The n,π* States of Heteroaromatics: When are They the Lowest Excited States and in What Way Can They Be Aromatic or Antiaromatic?

12 December 2023, Version 2
This content is a preprint and has not undergone peer review at the time of posting.


Heteroaromatic molecules are found in areas ranging from biochemistry to organic electronics. We analyze the n,π* excited states of 6π-electron heteroaromatic compounds with in-plane lone-pair orbitals (n(sigma), here labelled n), and use qualitative theory and quantum chemical computations, with a start at Mandado’s 2n+1 rule for aromaticity of separate spins. After excitation of an electron from n to π*, a (4n+2)π-electron species has 2n+2 π(alpha)-electrons and 2n+1 π(beta)-electrons (or vice versa), and becomes π(alpha)-antiaromatic and π(beta)-aromatic. Yet, the antiaromatic π(alpha)- and aromatic π(beta)-components often do not cancel, leading to either aromatic or antiaromatic residuals. We focus on vertically excited triplet n,π* states (3n,π*), which are most readily analyzed, but also explore singlet n,π* states (1n,π*), and explain which compounds have n,π* states with aromatic residuals as their lowest excited states (e.g., pyrazine and the phenyl anion). Our results show that if the π(beta)-electron population becomes more (less) uniformly distributed upon excitation, the system will have an (anti-)aromatic residual. Among isomeric heteroaromatics, the isomer which has the most aromatic residual in 3n,π* is often of lowest energy in this state. Five-membered ring heteroaromatics with one or two N, O and/or S atoms never have n,π* states as their first excited states (T1 and S1), while this is nearly always the case for six-membered ring heteroaromatics with electropositive heteroatoms and/or highly symmetric (D2h) diheteroaromatics. For the complete compound set, there is a visible yet modest correlation between the (anti)aromatic character of the n,π* state and the energy difference between the lowest n,π* and π,π* states (R2 = 0.42) while the correlation is significantly stronger for monosubstituted pyrazines (R2 = 0.84).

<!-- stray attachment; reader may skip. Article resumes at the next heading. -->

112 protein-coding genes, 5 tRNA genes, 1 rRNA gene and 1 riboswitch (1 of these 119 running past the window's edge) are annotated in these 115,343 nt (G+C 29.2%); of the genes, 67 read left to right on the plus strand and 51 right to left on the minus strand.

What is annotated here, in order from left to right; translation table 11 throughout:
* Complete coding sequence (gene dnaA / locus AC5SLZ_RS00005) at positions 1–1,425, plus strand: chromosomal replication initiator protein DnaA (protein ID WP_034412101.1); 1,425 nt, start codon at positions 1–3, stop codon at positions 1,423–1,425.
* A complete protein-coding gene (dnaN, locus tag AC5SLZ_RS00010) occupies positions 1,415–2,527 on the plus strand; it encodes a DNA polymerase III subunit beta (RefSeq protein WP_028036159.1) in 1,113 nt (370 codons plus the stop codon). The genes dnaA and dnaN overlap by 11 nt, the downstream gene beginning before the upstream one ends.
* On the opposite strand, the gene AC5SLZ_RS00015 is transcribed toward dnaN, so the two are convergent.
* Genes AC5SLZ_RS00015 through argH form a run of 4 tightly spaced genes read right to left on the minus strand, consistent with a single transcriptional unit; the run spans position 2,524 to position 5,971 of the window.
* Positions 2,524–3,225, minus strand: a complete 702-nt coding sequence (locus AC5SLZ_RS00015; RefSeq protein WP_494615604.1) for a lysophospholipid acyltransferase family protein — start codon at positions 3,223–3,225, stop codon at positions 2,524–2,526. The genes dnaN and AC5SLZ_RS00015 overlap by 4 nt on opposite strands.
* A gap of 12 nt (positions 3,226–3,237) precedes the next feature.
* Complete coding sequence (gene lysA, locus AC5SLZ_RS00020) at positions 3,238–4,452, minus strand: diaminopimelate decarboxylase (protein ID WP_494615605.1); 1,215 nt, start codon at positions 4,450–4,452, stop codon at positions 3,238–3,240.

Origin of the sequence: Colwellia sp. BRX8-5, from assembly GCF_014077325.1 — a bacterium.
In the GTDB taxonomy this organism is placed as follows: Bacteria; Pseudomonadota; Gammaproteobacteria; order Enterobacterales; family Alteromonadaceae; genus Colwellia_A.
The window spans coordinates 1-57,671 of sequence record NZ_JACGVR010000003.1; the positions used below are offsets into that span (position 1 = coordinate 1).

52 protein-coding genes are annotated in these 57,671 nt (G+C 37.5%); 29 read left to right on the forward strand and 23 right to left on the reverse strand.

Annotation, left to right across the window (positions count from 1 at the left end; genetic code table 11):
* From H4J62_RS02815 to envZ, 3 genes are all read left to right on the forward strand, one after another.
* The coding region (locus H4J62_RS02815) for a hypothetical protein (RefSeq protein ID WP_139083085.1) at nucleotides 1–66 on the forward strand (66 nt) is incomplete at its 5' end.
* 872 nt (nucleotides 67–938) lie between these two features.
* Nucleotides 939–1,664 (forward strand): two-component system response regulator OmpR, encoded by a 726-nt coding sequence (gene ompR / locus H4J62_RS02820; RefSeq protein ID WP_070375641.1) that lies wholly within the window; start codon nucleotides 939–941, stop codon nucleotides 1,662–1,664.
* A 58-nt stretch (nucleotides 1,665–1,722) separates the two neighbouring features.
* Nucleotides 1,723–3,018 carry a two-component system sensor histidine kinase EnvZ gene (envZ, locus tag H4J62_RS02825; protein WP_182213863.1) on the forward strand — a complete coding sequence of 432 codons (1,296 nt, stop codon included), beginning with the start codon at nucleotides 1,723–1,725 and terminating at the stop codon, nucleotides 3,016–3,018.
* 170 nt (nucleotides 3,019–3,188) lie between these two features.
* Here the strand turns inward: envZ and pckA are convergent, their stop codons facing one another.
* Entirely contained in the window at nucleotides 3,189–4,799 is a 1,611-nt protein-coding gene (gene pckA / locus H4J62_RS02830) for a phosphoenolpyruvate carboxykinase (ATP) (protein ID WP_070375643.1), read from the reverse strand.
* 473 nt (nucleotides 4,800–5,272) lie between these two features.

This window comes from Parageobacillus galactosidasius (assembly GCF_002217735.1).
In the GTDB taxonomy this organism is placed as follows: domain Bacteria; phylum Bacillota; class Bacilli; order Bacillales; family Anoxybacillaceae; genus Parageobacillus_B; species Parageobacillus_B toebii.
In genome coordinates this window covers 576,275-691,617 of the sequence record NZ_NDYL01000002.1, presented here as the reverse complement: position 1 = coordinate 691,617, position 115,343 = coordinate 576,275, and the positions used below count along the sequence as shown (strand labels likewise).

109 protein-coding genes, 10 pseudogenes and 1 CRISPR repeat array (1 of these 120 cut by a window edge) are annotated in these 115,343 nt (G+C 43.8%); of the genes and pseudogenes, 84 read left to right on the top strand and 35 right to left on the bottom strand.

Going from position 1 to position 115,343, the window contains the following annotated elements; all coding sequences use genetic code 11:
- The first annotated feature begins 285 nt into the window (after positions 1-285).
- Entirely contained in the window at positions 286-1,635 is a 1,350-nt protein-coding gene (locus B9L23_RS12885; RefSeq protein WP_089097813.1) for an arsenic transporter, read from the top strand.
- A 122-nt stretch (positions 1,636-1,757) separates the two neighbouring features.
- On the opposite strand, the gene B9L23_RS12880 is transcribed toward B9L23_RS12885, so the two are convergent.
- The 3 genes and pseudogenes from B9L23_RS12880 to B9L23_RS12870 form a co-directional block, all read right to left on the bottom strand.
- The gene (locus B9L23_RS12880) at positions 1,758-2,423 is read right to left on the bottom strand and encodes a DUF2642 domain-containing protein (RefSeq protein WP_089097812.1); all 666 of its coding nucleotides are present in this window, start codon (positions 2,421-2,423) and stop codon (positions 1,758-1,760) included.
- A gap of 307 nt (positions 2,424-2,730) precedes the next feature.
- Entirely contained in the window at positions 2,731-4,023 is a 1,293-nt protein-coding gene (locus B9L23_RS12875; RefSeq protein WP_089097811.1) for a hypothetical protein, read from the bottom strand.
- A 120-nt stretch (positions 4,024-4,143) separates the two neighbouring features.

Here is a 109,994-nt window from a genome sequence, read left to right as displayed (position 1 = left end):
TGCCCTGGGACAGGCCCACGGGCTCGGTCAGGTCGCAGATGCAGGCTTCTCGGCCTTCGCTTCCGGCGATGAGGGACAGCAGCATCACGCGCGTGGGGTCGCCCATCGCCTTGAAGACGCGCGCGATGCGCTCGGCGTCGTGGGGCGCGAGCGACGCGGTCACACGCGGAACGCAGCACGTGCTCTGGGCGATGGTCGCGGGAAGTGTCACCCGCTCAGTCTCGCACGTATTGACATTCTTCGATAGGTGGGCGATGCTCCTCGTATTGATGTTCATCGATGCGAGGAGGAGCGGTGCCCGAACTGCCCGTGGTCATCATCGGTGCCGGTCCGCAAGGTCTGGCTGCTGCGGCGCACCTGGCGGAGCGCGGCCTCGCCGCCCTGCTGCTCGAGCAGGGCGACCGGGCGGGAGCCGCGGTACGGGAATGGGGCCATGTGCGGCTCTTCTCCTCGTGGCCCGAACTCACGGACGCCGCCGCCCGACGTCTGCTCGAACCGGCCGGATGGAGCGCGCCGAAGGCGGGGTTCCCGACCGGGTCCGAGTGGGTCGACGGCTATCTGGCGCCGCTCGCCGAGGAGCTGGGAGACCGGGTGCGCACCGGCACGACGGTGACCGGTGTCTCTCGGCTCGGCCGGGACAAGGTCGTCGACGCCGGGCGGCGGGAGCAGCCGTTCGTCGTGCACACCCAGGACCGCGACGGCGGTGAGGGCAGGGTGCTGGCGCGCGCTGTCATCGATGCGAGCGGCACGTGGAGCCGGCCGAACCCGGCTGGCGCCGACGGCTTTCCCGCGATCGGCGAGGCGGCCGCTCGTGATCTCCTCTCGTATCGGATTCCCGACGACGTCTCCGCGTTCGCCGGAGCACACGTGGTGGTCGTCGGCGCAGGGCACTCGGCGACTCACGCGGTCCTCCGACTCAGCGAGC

Excited state aromaticity
Mandado's rule
npi* states

Supplementary materials

Supporting information of The lowest nπ* states of heteroaromatics: ...
Descriptions of the computational methods used, tabulated aromaticity data from MCI, HOMA, EDDB and MICD calculations, and data from further analyses.


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